Archives for posts with tag: offshore markets

In the years since 1959, 7,367 offshore fields have been discovered globally, with 4,173 of these having been brought onstream (3,062 are still active). The average water depth of discoveries and start-ups is now far deeper than a few decades ago. But contrary to what might be expected, this appears to be not the result of gradual trends in E&P activity. Instead, deepwater activity has surged in distinct waves…

Shallow Water Drift

Offshore E&P activity began, quite naturally, in shallow waters close to shore, as a logical progression from exploiting onshore oil and gas fields in locations such as Texas and Saudi Arabia. This also reflected technological barriers: the capability did not exist to exploit deepwater fields. So from 1960 to 1996, the annual average water depth of offshore discoveries and start-ups was 94m and 59m respectively. Depths did drift slightly deeper from 1960 to 1996 as for example North Sea E&P activity moved from the Southern to the Central North Sea. But even in 1996, the mean offshore discovery water depth was just 212m. The first ever deepwater discovery was the MC 113 field in the US GoM in 1976 but this was atypical: just 4% of 3,062 offshore fields found from 1976 to 1996 were in such depths.

Deepwater Heave

The first wave of sustained deepwater E&P ran from about 1997 to 2006. It was heralded by the 1997 Neptune start-up in the US GoM in a water depth of 568m. This was the first ever Spar development and showed that US deepwater fields could be economically exploited, contributing to a rush of deepwater E&P in the GoM against a backdrop of faltering US onshore oil production growth and gradually rising oil prices. Some 440 fields in depths of at least 500m were found from 1996 to 2007; 38% of these were in the US GoM. This period also saw the internationalisation of the offshore sector, with oil companies making deepwater finds in areas like West Africa, which accounted for 26% of the 440 discoveries. Here the key enablers were subsea trees, which helped reduce field breakevens to viable levels. All told, the average depth of offshore finds from 1997 to 2006 was 402m.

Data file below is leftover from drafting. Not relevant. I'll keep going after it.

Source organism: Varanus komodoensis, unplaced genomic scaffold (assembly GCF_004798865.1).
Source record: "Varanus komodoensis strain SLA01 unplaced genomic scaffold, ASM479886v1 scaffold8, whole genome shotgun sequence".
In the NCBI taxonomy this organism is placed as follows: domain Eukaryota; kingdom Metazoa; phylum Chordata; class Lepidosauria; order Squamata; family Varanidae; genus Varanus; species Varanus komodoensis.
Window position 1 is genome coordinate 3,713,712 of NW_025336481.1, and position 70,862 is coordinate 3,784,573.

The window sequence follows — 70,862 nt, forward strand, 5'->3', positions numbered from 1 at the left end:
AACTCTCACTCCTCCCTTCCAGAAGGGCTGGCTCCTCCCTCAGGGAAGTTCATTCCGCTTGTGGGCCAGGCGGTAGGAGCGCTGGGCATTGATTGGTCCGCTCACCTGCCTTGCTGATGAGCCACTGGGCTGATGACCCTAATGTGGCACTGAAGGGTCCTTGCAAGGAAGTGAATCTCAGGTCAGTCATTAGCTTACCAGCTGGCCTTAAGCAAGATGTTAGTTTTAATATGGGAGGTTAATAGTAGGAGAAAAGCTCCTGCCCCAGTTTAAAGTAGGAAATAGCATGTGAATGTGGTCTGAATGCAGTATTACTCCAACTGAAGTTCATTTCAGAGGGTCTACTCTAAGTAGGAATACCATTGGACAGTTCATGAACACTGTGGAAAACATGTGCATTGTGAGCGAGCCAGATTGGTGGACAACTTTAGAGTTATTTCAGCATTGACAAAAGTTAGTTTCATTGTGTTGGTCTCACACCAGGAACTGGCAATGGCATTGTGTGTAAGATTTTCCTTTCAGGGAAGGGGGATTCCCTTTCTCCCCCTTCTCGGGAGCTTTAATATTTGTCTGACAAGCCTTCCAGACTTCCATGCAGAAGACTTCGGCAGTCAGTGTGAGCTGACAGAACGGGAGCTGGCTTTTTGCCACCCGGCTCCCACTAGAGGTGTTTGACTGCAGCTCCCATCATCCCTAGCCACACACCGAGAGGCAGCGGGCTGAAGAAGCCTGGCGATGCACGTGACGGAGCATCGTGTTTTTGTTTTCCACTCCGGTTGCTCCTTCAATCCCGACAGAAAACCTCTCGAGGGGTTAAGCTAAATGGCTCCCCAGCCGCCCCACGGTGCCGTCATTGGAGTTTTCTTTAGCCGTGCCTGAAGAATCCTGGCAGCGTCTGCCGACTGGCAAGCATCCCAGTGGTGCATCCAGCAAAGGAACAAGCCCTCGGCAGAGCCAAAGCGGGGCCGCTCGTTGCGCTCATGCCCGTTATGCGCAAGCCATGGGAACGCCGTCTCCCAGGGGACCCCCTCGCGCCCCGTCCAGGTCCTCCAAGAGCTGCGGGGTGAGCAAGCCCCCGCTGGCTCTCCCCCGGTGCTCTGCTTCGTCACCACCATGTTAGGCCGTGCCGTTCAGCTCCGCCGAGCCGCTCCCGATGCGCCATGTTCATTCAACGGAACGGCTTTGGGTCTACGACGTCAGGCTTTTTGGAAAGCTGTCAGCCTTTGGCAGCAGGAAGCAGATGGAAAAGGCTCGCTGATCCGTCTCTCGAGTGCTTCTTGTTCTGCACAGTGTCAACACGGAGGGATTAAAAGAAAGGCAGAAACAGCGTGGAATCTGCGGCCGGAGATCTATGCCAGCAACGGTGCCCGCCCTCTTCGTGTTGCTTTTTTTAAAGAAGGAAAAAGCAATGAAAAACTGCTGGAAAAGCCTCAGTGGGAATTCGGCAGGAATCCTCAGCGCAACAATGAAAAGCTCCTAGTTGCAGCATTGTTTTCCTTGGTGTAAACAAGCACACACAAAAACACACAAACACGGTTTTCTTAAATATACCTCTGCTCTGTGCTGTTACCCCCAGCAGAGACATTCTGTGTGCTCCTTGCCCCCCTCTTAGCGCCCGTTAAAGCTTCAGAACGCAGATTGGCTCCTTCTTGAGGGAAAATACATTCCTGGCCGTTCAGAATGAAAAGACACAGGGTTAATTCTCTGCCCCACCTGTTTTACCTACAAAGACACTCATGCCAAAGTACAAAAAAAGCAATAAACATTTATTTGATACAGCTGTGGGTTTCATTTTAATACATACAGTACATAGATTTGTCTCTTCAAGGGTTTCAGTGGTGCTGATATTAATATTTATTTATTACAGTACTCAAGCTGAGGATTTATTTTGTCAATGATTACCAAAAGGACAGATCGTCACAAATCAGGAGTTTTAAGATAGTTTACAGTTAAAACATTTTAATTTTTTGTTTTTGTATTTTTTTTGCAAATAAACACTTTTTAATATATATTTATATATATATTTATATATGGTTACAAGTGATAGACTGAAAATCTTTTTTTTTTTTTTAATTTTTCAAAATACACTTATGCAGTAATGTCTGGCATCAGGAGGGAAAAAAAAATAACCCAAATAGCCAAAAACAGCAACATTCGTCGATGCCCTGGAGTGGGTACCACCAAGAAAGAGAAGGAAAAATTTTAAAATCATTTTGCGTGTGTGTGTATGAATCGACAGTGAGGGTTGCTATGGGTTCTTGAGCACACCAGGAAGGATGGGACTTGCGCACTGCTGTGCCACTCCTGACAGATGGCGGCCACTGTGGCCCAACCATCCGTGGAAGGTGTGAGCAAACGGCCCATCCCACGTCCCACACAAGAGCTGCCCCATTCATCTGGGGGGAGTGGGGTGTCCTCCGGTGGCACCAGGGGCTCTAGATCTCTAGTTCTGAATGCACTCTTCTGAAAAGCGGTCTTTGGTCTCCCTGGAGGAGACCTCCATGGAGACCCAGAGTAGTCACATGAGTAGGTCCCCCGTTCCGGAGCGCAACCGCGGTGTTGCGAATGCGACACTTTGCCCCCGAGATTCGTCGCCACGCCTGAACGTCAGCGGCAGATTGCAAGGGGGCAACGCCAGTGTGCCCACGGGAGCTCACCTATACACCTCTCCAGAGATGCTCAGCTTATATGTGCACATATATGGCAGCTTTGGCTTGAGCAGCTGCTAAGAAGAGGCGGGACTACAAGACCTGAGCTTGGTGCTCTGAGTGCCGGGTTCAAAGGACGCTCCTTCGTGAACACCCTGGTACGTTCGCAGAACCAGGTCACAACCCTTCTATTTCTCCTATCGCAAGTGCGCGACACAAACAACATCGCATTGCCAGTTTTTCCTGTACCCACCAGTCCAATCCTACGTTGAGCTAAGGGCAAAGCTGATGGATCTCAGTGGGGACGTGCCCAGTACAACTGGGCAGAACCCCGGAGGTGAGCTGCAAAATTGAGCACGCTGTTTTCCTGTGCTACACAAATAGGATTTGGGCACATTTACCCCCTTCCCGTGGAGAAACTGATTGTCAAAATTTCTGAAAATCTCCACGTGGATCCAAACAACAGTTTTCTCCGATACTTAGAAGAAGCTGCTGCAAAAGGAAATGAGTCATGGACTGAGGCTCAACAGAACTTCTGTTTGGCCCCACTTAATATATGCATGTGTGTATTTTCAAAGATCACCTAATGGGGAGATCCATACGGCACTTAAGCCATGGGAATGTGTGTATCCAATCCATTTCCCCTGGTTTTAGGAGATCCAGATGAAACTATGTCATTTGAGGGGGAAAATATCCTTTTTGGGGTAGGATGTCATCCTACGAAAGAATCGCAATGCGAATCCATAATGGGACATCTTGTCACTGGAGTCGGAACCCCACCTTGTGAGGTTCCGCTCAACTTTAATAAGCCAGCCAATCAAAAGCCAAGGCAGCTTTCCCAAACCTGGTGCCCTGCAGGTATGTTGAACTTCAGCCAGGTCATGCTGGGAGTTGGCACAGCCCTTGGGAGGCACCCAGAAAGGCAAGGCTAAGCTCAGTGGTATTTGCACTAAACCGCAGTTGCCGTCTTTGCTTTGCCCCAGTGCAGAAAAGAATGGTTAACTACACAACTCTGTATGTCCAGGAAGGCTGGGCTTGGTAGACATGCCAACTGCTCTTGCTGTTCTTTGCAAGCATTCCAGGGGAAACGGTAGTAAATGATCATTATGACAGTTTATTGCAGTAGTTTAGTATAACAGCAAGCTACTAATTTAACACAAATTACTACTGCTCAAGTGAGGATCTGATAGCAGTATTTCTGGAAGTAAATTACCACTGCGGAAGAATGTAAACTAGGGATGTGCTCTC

Ultra-Deepwater Upsurge

A second wave of deepwater E&P has been ongoing since about 2007. Oil companies have pushed into ultra-deepwater frontiers, notably in the Santos Basin off Brazil, helped by advances in pre-salt seismic imaging, but also in the KG Basin off India, off East Africa and off countries such as Guyana or Senegal. Since 2006, with oil prices generally high, there have been 392 finds in water depths of at least 1,500m (67% of such discoveries made to date). The average water depth of discoveries in this period so far is 628m.

Ebb And Flow?

However, offshore start-ups have lagged in terms of water depth. Since 2006, the average depth of 1,032 start-ups has been just 326m (with large variance from the mean). Several factors are at play but key are high breakeven oil prices at frontier projects (especially in the downturn) inhibiting FIDs, and political risk factors.

So given current offshore markets and long term trends in start-up water depths, a tsunami of deepwater start-ups looks unlikely at present. That being said, field discovery water depths – lifted on tides of regionalised E&P activity and new technologies – have clearly risen in waves.